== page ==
It was impossible to meet anyone that did not lose someone. Patient after patient sat at my table telling me of their symptoms, “I can’t eat, loud noises startle me, my heart is beating too fast, I can’t sleep.” All of these symptoms most likely related to post-traumatic stress disorder. I could give them prescriptions for their infections and bodily ailments but after only one day I realized that those were the smallest and easiest problems to heal. The most I could do was give love. To look someone in the eyes, truly connect with them, and love them, really see them was the most profound healing I could do. I had ten-year old children coming in off the street alone for ear infections or wound care with their Mom missing under the rubble somewhere. What can you say to a child like this? I found myself hugging and holding many because that is all I could do.  I saw women with their children gripping on to them as they told me they were pregnant and their husband died in the quake. When I gave their children lollipops they smiled for a moment and kissed me on the cheek and giggled. I soon realized that these small moments of happiness for the Haitians are more potent than the most powerful medicines. Despite the sorrow and collective trauma, I felt immense love, strength, and dignity from the Haitians. They were so grateful, most moved to tears when they said thank you and left my table. It was I who was so thankful, so thankful to witness the strength of the human spirit. I had no idea people could be so strong and so beautiful but, as I said, I began to witness the dignity and beauty of people even before I left through all the support, love, and encouragement I received from Friends and family.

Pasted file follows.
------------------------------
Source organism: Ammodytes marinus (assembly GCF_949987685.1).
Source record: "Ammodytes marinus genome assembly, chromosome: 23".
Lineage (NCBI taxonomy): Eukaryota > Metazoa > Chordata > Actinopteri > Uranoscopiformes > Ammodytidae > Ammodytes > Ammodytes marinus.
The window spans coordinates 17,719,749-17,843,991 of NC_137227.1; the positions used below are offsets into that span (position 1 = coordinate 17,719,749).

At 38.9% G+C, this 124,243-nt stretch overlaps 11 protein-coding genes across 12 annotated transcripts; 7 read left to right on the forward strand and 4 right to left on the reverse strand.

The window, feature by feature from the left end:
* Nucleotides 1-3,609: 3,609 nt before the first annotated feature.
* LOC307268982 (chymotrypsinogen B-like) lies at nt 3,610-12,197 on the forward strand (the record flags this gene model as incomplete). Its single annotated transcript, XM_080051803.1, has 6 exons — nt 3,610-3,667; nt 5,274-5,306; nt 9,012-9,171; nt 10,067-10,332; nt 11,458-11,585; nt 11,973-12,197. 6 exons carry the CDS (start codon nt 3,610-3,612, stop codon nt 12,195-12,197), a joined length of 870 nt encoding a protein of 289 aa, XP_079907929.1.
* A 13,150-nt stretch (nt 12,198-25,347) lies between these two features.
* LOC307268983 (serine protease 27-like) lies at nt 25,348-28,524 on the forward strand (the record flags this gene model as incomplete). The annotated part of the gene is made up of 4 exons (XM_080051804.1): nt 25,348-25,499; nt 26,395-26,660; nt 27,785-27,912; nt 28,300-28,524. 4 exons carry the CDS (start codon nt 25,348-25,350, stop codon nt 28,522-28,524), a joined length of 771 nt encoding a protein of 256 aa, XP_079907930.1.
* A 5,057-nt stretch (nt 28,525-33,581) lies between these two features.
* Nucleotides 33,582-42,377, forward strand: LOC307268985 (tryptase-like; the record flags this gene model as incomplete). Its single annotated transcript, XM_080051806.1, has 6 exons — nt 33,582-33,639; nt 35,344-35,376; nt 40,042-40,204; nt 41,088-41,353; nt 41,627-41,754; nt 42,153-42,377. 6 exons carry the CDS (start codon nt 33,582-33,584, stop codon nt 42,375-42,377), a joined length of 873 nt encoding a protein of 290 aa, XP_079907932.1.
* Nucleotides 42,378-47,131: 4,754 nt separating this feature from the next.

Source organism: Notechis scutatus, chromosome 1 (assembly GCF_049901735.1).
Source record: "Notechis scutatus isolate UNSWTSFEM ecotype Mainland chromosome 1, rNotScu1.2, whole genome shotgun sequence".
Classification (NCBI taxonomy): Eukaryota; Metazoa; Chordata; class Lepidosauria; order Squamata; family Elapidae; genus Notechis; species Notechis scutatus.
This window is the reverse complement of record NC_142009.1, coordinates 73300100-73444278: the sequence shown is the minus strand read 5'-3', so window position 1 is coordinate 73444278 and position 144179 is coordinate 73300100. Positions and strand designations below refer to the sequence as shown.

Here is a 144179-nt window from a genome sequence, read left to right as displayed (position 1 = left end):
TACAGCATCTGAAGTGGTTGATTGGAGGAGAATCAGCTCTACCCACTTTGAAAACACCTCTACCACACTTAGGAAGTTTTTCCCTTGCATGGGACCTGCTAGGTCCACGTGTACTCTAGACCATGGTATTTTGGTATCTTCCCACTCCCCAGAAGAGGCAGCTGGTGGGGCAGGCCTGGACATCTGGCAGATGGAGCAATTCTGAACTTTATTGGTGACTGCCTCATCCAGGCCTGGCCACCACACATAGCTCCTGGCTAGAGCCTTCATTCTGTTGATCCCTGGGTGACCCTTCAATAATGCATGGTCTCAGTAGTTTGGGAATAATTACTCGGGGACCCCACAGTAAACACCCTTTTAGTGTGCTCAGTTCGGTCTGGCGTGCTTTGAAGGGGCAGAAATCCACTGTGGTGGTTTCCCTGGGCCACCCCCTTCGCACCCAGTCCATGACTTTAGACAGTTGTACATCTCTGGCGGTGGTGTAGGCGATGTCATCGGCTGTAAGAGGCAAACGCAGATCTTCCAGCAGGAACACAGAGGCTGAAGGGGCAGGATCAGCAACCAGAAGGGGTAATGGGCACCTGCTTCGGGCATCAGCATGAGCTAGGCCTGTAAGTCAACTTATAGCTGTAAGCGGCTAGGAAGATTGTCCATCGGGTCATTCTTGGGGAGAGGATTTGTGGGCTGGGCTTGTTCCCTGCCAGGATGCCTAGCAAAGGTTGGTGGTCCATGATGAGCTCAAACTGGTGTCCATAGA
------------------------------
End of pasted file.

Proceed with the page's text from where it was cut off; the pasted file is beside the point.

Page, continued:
On a more personal note, I must also admit it is hard for me to fall asleep at night since my return. I close my eyes and all I see are images. I see the 86 year-old woman sitting by my table telling me her heart hurts and she can’t eat. She tells me she loves me right away and her eyes tear up. I ask her, “do you have access to food?”  “Sometimes but my stomach is closed. My body hurts too, the bones hurt. A part of the ceiling fell on me and I am sleeping on the street,” she answers.  What can I do for her? Yes, I can give her pain medicine for her body aches but that is the only “prescription” I can give her. I hold her hands, look into her eyes and see immense light and love. I tell her this. I tell her that her love is so strong she needs to share it, and eat when she can so she can show this light to all the Haitians. She smiles and tells me that she loves me again. It is I who love her, her strength, her courage, and her faith. I fret about the stress of work and this and that and the unknowns but really do I have unknowns? The unknowns I have are those of luxury not survival. I send this beautiful woman off with her prescription of pain medicine for three days. Holding her hands and telling her that I loved her seemed to work miraculously, more miraculously than ibuprofen three times a day for pain.